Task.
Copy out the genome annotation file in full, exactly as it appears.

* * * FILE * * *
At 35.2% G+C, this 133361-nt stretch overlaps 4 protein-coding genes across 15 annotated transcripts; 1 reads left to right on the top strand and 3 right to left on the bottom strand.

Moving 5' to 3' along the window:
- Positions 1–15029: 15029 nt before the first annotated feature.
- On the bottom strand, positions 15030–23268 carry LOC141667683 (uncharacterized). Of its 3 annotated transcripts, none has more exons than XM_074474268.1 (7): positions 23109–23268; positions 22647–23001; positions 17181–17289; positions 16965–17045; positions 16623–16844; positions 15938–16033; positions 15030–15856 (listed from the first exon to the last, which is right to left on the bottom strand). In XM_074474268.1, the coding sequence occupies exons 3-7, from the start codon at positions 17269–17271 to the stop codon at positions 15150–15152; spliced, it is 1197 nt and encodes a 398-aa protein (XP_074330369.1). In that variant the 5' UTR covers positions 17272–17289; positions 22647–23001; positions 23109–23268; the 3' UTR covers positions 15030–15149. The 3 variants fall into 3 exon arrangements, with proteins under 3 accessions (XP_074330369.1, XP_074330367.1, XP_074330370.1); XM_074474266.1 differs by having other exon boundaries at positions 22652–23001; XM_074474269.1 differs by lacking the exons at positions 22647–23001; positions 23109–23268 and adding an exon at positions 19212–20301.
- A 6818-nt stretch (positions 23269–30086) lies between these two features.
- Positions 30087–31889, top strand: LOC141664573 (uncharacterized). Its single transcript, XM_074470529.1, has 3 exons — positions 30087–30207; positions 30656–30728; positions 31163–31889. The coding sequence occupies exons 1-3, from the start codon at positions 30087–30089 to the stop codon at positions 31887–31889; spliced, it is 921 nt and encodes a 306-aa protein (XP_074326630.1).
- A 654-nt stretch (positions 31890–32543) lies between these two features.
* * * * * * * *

At 35.2% G+C, this 133361-nt stretch overlaps 4 protein-coding genes across 15 annotated transcripts; 1 reads left to right on the top strand and 3 right to left on the bottom strand.

Moving 5' to 3' along the window:
- Positions 1–15029: 15029 nt before the first annotated feature.
- On the bottom strand, positions 15030–23268 carry LOC141667683 (uncharacterized). Of its 3 annotated transcripts, none has more exons than XM_074474268.1 (7): positions 23109–23268; positions 22647–23001; positions 17181–17289; positions 16965–17045; positions 16623–16844; positions 15938–16033; positions 15030–15856 (listed from the first exon to the last, which is right to left on the bottom strand). In XM_074474268.1, the coding sequence occupies exons 3-7, from the start codon at positions 17269–17271 to the stop codon at positions 15150–15152; spliced, it is 1197 nt and encodes a 398-aa protein (XP_074330369.1). In that variant the 5' UTR covers positions 17272–17289; positions 22647–23001; positions 23109–23268; the 3' UTR covers positions 15030–15149. The 3 variants fall into 3 exon arrangements, with proteins under 3 accessions (XP_074330369.1, XP_074330367.1, XP_074330370.1); XM_074474266.1 differs by having other exon boundaries at positions 22652–23001; XM_074474269.1 differs by lacking the exons at positions 22647–23001; positions 23109–23268 and adding an exon at positions 19212–20301.
- A 6818-nt stretch (positions 23269–30086) lies between these two features.
- Positions 30087–31889, top strand: LOC141664573 (uncharacterized). Its single transcript, XM_074470529.1, has 3 exons — positions 30087–30207; positions 30656–30728; positions 31163–31889. The coding sequence occupies exons 1-3, from the start codon at positions 30087–30089 to the stop codon at positions 31887–31889; spliced, it is 921 nt and encodes a 306-aa protein (XP_074326630.1).
- A 654-nt stretch (positions 31890–32543) lies between these two features.